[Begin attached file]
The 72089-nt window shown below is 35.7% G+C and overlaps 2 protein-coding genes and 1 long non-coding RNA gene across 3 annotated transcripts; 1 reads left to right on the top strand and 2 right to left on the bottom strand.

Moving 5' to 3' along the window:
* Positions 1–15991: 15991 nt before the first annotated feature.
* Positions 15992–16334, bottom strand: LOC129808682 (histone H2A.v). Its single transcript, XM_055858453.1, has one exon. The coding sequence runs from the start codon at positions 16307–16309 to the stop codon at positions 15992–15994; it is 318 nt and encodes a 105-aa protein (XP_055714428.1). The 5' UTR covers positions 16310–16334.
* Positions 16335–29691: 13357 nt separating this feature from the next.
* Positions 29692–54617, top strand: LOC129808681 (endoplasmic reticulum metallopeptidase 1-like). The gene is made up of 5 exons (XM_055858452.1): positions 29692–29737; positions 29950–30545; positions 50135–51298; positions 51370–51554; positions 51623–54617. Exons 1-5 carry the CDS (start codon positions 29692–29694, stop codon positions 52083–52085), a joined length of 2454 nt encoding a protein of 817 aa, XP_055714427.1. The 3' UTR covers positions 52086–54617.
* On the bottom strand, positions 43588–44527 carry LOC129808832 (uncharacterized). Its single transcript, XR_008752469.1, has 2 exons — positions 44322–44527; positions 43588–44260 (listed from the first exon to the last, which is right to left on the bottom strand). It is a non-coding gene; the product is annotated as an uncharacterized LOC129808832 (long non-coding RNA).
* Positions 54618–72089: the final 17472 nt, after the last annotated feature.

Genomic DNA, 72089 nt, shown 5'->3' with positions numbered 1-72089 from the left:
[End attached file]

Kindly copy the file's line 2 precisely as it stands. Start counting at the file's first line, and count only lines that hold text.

Moving 5' to 3' along the window: